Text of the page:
Kinji Fukasaku, who directed the first film, began work on a sequel, entitled Requiem, but died of prostate cancer on January 12, 2003, after shooting only one scene with Takeshi Kitano. His son Kenta, who wrote the screenplay for both films, directed the rest of the film, which was released on May 18, 2003.

Unlike the first film, the sequel is not adapted from a novel, but was based on an original screenplay written by Kenta Fukasaku. The plot revolves around the survivor Shuya Nanahara leading a terrorist rebellion, but was controversial for its provocative anti-American sentiments and criticised for being inferior to the original.[70]

Influence[edit]

Since its release, the film has had an influence on filmmakers such as Quentin Tarantino,[71] most notably his Kill Bill films;[50] the character Gogo Yubari, played by Chiaki Kuriyama, resembles the character she plays in Battle Royale, Takako Chigusa.[72] Battle Royale has also been referenced in the 2004 zombie comedy film Shaun of the Dead, where Edgar Wright and Simon Pegg made sure a big Battle Royale poster is prominently displayed in Shaun’s living room.[73] Despite not being officially released in the United States for a long time, Battle Royale has often been referenced in American pop culture, ranging from Tarantino's films to the rock band The Flaming Lips' use of footage from the film as a backdrop for its Yoshimi Battles The Pink Robots tour,[74] along with references in Hollywood films such as Jason Reitman's Thank You for Smoking (2005) and Juno (2007) and American television shows such as Lost and Community.[73]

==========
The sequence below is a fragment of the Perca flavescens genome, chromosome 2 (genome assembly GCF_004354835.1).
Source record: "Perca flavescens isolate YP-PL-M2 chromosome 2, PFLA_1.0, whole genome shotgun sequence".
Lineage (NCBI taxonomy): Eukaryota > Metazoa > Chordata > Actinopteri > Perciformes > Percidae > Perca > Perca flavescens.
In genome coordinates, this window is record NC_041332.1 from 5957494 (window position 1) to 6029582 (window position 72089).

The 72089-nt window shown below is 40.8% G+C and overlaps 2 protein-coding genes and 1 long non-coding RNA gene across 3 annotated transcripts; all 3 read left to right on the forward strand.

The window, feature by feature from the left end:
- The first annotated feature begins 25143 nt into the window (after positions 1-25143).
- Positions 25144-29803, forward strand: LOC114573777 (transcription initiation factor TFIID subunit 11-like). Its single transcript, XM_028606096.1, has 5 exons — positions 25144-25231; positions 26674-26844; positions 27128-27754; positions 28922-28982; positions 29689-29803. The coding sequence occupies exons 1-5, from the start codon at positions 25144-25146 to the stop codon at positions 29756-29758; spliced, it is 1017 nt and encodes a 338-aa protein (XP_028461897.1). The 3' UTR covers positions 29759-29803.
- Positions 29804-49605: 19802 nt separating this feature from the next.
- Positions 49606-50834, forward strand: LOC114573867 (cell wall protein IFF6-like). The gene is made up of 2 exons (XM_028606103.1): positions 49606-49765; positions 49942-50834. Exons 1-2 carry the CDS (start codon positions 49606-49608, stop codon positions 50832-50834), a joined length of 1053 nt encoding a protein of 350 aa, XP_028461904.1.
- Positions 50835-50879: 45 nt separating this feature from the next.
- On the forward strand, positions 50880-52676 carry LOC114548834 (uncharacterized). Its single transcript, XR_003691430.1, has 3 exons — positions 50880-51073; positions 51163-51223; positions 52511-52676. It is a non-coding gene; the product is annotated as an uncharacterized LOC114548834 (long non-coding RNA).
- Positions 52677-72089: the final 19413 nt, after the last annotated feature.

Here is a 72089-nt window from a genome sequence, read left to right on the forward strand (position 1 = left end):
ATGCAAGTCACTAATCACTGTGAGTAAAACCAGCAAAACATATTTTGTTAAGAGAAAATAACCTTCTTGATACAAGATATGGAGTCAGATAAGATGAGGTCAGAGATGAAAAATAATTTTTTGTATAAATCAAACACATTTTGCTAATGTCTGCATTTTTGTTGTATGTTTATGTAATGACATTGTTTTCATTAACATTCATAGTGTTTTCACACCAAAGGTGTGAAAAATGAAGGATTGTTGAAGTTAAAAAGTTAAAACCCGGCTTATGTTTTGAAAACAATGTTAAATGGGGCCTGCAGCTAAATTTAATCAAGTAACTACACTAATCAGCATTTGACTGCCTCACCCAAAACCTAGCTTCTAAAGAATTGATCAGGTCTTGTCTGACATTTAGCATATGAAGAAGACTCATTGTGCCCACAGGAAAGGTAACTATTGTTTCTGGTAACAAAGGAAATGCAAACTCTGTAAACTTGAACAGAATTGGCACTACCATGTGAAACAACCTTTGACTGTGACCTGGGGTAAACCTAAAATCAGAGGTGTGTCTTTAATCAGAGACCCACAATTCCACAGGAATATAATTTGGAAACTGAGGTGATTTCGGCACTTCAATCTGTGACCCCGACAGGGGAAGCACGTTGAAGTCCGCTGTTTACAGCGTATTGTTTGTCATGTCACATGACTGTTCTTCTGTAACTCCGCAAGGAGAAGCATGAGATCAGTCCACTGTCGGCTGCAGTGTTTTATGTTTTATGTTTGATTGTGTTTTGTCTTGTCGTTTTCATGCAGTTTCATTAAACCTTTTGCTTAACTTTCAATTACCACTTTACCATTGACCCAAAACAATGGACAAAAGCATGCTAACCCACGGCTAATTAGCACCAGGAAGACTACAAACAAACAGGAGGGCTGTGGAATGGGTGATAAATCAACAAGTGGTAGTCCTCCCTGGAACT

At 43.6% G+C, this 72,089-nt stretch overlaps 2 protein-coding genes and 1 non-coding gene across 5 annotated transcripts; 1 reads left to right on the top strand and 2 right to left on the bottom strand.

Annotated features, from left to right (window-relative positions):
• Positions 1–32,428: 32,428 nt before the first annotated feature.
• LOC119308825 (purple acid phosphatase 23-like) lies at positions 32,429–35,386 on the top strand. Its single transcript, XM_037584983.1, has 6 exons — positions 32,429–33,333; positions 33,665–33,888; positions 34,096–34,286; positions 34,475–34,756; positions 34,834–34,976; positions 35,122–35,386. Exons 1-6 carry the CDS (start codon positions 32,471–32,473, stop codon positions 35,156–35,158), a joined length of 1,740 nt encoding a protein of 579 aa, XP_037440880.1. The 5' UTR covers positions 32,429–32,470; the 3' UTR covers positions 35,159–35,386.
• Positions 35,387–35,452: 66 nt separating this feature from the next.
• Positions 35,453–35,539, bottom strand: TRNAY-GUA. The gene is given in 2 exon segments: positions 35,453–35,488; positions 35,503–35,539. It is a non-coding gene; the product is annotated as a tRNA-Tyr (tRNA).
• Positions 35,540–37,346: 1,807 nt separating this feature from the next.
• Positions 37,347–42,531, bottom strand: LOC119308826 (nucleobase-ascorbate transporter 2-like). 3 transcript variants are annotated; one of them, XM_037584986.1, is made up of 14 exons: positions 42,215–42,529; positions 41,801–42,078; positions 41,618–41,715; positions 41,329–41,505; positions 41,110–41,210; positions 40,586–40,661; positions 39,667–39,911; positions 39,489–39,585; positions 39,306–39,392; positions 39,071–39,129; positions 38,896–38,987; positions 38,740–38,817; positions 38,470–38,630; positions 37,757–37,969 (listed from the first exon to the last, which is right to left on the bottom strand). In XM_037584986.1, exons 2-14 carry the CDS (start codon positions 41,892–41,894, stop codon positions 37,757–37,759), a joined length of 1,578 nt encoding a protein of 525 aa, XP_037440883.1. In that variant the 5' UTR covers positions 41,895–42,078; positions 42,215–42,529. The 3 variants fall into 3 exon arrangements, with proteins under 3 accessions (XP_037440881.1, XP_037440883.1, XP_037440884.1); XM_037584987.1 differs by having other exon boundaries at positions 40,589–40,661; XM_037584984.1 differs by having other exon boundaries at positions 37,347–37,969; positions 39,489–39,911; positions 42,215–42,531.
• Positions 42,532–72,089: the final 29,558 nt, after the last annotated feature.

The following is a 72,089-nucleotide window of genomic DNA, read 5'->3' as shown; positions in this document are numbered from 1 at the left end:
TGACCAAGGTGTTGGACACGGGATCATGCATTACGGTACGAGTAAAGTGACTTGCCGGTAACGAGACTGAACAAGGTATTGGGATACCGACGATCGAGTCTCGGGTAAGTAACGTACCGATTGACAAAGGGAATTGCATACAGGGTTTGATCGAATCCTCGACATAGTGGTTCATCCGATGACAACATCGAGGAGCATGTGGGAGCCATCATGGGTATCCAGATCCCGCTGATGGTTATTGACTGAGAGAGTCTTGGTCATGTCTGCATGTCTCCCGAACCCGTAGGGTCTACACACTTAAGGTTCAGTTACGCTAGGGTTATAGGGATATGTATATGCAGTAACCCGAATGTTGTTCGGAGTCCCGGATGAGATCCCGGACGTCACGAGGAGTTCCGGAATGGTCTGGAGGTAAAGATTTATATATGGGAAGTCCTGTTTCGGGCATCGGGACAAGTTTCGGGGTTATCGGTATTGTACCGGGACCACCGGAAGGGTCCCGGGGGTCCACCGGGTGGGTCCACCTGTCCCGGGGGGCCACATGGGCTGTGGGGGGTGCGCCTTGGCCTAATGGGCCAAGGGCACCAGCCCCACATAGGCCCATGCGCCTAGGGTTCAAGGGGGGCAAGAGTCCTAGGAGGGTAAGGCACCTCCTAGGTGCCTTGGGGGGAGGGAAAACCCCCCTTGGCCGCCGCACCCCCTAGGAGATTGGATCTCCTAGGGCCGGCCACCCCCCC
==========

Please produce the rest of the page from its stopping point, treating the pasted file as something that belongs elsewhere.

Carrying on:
Maggie Lee of Reuters describes Battle Royale as the "film that pioneered the concept of the teen death game," citing its influence on films such as Kaiji (2009) and Hideo Nakata's The Incite Mill (2010), both of which starred Tatsuya Fujiwara (who played Battle Royale's protagonist Shuya Nanahara) in the leading roles.[75] V.A. Musetto of the New York Post compared it to The Condemned (2007), which the critic called "a bad rip-off" of Battle Royale as well as The Most Dangerous Game.[76]